Testimony impacts McGwire's marketability
In his return to the spotlight for the first time since he retired, Mark McGwire volunteered to join the campaign against steroids and performance-enhancing drugs.
Yet McGwire's unwillingness Thursday to deny or confirm his own steroid use has already compromised his effectiveness as a spokesperson either slamming steroids or pitching products.
"His reputation is tarnished," said Gil Pagovich, a partner in Maxximum Marketing, a sports marketing firm. "No blue-chip company would ever think about using him in the near future."
During the congressional hearing McGwire refused to discuss the past while other accused sluggers, Rafael Palmeiro and Sammy Sosa, denied injecting steroids. Regardless of what they said, however, the vision of all three testifying may be enough to negatively affect their marketability.
Said David Carter, principal of the Sports Business Group: "Guys like Sosa and Palmeiro are great players, but the vivid imagery of being sworn in will resonate with decision makers for that Fortune 500 or consumer product company. That's not the kind of thing that they want in the head of a potential customer as they are pushing the grocery cart down the aisle."
McGwire's possible fall in the marketing world may not be significant, partly because he has led a quiet life since his retirement in 2001. He has neither a marketing agent nor a national endorsement deal following a campaign for Hardee's "Thickburger" last April. But his lack of endorsements should be no surprise; during the height of his popularity in 1998, his only deals were with McDonald's and one-time ventures with Walt Disney and MasterCard. The price of McGwire collectibles is also expected to suffer. Because fake signatures are common and McGwire attended few autograph shows throughout his career, his signature was expensive when he signed a multi-year deal with Steiner Sports in 2003. The suggested retail price for a McGwire-autographed baseball was $899.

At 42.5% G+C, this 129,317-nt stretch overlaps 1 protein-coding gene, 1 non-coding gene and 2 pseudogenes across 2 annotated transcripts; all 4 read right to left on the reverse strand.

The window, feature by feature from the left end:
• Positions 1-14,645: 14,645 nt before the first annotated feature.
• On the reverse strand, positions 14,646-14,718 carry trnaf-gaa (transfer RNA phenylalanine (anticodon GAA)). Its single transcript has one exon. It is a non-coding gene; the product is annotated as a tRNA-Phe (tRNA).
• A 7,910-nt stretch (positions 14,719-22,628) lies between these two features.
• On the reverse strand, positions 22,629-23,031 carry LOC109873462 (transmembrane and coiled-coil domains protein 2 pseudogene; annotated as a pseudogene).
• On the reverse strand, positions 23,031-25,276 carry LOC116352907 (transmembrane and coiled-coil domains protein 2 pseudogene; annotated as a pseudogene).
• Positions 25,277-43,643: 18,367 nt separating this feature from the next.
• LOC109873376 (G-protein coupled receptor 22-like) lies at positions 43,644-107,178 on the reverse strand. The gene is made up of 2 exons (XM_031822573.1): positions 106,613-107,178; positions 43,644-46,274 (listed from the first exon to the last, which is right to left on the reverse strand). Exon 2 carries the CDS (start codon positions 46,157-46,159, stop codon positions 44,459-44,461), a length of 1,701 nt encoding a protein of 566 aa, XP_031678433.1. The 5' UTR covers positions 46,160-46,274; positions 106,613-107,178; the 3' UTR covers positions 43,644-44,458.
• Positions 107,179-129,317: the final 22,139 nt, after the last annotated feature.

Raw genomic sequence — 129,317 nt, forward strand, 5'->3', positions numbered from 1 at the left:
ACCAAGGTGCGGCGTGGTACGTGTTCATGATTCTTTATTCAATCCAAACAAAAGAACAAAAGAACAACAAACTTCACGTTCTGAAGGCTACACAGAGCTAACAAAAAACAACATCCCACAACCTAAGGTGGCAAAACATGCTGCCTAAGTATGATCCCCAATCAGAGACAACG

While some McGwire-signed items are still available, Steiner executives said nothing is going on discount after Thursday's hearings.
"He did well for us," said Larry Davis, Steiner's executive vice president, "though he definitely took a hit in the hearing. How could he not?"
Feelings about McGwire after Thursday's hearing seem to be mixed in St. Louis, where "Big Mac" finished his 16-year career and blasted into the record books with a then-record 70 home runs in 1998.
"I think people here in St. Louis are still willing to give Mark a pass," said Michael Barnes, the man who brokered deals to sell the most valuable balls from the McGwire-Sosa home run race of 1998. "There are auctions in this city all the time, and McGwire items still go through the roof."
Barnes said Barry Bonds, who was not called before the House Reform Committee, is in a more tenuous situation than McGwire.
"It's almost like Barry Bonds has a tougher road because he reportedly admitted to taking [steroids, though inadvertently], and he's still playing," Barnes said. "McGwire has built up a lot of goodwill [in St. Louis], whereas it seems like Bonds doesn't have much goodwill built up with anyone."
But others in St. Louis aren't confident that Thursday's congressional appearance didn't change the local view of McGwire.
"He was never much of an issue with the callers here," said Tony Hubert, executive producer of "590, The Fan," a St. Louis-based 24-hour sports radio station. "But yesterday, for every positive caller, there were five negative callers."
Darren Rovell is a senior writer for ESPN.com. He can be reached at email@example.com.
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